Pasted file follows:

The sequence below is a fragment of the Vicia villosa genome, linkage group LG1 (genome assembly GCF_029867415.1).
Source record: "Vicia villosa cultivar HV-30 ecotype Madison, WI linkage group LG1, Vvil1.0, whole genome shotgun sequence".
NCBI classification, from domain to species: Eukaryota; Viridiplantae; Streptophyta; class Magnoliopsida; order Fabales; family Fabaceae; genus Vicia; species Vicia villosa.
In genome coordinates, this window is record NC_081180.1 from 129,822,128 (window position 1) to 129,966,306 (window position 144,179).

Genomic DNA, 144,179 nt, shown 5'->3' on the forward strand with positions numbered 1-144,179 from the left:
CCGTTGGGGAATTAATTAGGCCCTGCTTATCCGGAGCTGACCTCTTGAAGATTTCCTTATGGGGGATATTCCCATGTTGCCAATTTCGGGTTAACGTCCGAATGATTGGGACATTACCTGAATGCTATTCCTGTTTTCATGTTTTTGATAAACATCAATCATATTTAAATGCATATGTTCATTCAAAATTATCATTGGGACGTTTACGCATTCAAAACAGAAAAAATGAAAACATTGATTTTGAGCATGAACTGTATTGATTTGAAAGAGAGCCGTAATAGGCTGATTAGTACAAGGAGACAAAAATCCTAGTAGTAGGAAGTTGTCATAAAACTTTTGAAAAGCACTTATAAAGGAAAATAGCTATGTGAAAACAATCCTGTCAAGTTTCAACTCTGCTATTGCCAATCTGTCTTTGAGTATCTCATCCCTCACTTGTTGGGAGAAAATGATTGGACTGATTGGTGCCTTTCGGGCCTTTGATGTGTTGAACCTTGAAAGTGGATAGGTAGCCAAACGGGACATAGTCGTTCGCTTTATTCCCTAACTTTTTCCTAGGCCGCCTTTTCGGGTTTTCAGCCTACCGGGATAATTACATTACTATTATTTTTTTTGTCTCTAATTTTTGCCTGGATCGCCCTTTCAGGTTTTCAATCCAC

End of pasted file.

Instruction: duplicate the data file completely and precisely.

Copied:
The sequence below is a fragment of the Vicia villosa genome, linkage group LG1 (genome assembly GCF_029867415.1).
Source record: "Vicia villosa cultivar HV-30 ecotype Madison, WI linkage group LG1, Vvil1.0, whole genome shotgun sequence".
NCBI classification, from domain to species: Eukaryota; Viridiplantae; Streptophyta; class Magnoliopsida; order Fabales; family Fabaceae; genus Vicia; species Vicia villosa.
In genome coordinates, this window is record NC_081180.1 from 129,822,128 (window position 1) to 129,966,306 (window position 144,179).

Genomic DNA, 144,179 nt, shown 5'->3' on the forward strand with positions numbered 1-144,179 from the left:
CCGTTGGGGAATTAATTAGGCCCTGCTTATCCGGAGCTGACCTCTTGAAGATTTCCTTATGGGGGATATTCCCATGTTGCCAATTTCGGGTTAACGTCCGAATGATTGGGACATTACCTGAATGCTATTCCTGTTTTCATGTTTTTGATAAACATCAATCATATTTAAATGCATATGTTCATTCAAAATTATCATTGGGACGTTTACGCATTCAAAACAGAAAAAATGAAAACATTGATTTTGAGCATGAACTGTATTGATTTGAAAGAGAGCCGTAATAGGCTGATTAGTACAAGGAGACAAAAATCCTAGTAGTAGGAAGTTGTCATAAAACTTTTGAAAAGCACTTATAAAGGAAAATAGCTATGTGAAAACAATCCTGTCAAGTTTCAACTCTGCTATTGCCAATCTGTCTTTGAGTATCTCATCCCTCACTTGTTGGGAGAAAATGATTGGACTGATTGGTGCCTTTCGGGCCTTTGATGTGTTGAACCTTGAAAGTGGATAGGTAGCCAAACGGGACATAGTCGTTCGCTTTATTCCCTAACTTTTTCCTAGGCCGCCTTTTCGGGTTTTCAGCCTACCGGGATAATTACATTACTATTATTTTTTTTGTCTCTAATTTTTGCCTGGATCGCCCTTTCAGGTTTTCAATCCAC